Credit: Handout photo by Teddy Wolff

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It might seem glib for the first line of a show about the Israeli-Palestinian conflict to also be the title of a Nancy Meyers romcom. But when Aaron Davidman strides on stage and begins his one-man show, Wrestling Jerusalem, by exclaiming “It’s complicated!”… somehow, it works.

Of course, it would be unfortunate if Davidman left us only with this lesson. But as he launches into an energetic litany of dates, places, events, recriminations, and lamentations, enthusiastically demonstrating his encyclopedic knowledge of the topic, it becomes clear that he’s more than up to the challenge of fashioning the subject matter into a satisfying, moving evening of theater.

Wrestling Jerusalem opens Mosaic Theater Company’s Voices From a Changing Middle East Festival, the brainchild of its Artistic Director Ari Roth, who conceived of the festival in 2000 at his former home, Theater J. The choice of Davidman’s piece as the opener of this year’s return edition of the festival is clearly a personal one for Roth: An earlier iteration of the project was initially commissioned from Davidman by Theater J for its 2007 Voices Festival.

The show faces a number of existential obstacles. A one-man show is, necessarily, something of a high-wire act; a one-man show on the Israeli-Palestinian conflict carries with it an even higher degree of difficulty. Not only is the material highly controversial, but it’s been examined seemingly ad nauseam by academics, historians, politicians, and artists alike.

So while the production may lack for material originality, that’s not exactly Davidman’s fault. His job is to imbue these same old questions with a sense of urgency, to probe them in revealing, interesting ways that resonate with an audience of partisans and novices alike. And throughout the 85-minute production, Davidman unleashes a multitude of different approaches that prove him to be up to the task. He generally structures the show around his personal journey to understand the conflict more clearly, making it known that, as an American Jew, the questions he’s trying to answer are personal, and the stakes are accordingly high.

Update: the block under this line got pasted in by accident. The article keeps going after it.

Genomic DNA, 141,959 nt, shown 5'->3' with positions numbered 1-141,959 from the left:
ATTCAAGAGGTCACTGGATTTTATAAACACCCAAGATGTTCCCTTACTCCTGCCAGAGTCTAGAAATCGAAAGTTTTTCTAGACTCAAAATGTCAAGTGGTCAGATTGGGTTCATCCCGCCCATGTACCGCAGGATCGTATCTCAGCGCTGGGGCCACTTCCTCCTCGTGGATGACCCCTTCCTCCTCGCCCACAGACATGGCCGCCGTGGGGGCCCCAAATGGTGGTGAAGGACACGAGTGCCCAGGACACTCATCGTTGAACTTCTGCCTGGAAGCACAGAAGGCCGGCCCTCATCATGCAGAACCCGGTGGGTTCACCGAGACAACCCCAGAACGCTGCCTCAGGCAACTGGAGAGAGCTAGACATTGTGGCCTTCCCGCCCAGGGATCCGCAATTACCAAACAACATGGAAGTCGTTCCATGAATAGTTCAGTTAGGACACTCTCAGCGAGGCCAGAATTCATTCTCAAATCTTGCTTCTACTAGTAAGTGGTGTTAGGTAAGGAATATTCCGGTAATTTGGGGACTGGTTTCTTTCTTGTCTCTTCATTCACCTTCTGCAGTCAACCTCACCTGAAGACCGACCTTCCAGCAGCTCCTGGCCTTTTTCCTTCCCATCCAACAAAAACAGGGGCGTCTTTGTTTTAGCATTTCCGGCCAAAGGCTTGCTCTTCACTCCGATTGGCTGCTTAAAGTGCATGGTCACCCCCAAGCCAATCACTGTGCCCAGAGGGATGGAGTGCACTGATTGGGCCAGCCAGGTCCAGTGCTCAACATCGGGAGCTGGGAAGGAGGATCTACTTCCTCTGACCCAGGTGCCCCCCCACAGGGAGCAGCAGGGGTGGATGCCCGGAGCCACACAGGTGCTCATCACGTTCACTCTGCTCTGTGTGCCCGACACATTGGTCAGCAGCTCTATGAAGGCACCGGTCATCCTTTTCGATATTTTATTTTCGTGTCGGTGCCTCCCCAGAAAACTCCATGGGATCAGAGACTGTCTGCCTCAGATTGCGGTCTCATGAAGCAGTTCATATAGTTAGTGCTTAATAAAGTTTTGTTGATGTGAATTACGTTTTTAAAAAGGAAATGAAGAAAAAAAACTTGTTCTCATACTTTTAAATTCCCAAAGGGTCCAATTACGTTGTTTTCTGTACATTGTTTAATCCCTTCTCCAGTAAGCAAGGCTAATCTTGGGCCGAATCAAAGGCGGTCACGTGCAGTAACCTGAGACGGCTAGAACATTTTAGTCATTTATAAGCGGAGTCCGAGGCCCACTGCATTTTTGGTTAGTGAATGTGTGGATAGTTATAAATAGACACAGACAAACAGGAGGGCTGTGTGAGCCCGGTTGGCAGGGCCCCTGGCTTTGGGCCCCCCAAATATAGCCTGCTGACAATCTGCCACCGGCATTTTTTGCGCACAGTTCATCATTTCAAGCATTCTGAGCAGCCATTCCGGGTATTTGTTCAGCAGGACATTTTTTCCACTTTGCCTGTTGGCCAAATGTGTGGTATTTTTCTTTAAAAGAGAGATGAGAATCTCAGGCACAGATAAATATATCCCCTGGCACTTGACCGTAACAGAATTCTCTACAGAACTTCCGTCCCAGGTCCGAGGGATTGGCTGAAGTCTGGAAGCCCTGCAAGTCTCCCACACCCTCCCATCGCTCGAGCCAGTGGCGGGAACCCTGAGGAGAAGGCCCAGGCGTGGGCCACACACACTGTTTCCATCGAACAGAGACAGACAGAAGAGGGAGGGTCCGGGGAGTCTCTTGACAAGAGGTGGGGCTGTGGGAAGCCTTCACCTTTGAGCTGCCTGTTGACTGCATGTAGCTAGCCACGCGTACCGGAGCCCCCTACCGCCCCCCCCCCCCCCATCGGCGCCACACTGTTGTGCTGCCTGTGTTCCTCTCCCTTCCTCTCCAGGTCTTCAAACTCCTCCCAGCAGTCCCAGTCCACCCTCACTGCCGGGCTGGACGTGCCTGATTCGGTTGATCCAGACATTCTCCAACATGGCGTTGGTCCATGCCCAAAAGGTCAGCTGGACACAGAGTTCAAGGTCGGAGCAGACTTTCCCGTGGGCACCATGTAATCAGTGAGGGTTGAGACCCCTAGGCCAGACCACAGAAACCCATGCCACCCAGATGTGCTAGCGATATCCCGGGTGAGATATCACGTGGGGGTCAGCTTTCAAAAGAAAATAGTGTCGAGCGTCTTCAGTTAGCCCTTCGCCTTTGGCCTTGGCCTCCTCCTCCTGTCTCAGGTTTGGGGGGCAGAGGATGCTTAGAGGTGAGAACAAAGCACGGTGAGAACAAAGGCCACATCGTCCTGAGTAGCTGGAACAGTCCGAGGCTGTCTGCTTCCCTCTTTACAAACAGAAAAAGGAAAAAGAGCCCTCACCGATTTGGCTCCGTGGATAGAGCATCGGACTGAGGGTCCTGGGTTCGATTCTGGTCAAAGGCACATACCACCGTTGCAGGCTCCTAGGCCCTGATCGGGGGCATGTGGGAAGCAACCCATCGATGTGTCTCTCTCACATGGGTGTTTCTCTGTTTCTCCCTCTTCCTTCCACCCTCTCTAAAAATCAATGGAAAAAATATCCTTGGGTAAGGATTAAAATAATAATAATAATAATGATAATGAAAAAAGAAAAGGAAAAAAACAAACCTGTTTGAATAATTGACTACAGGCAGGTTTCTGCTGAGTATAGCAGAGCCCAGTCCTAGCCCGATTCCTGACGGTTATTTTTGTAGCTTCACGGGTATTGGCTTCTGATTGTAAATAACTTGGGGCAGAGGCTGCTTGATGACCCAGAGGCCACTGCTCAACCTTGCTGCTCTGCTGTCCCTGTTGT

It’s a technique that pays dividends: As Davidman switches between monologue and dialogue (most memorably through an “argument” with a Hamas-supporting American medical student), he allows himself to act as both the interlocutor of, and the respondent to, the questions that have no answers. Davidman is a masterful impressionist and a solid physical performer. He also exhibits a delightfully dry sense of humor: Grinding his momentum to a halt early in the show, he stares into the audience and intones, “A rabbi walks into a bar…”

Yet Davidman’s greatest quality as a performer is his empathy. He inhabits more than a dozen characters, Israeli and Palestinian alike, without reducing any to caricature. It’s this empathy that’s absolutely crucial to the success of the performance. What comes through so effectively in Davidman’s account is just how certain everyone is about who’s to blame for the situation. And, paradoxically, this means that Davidman occasionally struggles to keep us fully focused.

At a certain point, as we see yet another earnest, resolute individual, speaking intently and directly to the audience, there’s the sense that there’s only so much certainty one can take. It’s this reaction that reveals yet another existential challenge the show faces: the natural inclination of its audience to throw its hands up and absolve itself of responsibility for such a mess.

But Wrestling Jerusalem ultimately triumphs far more often than it falls short. Michael John Garcés’ unobtrusive direction expertly takes advantage of Davidman’s multitudinous gifts, and the superb lighting and sound design of Allen Willner and Bruno Louchouard, respectively, maintains the dramatic tension throughout the performance. Yes, it’s complicated. But as Davidman fervently argues, we need to keep trying to figure it all out.

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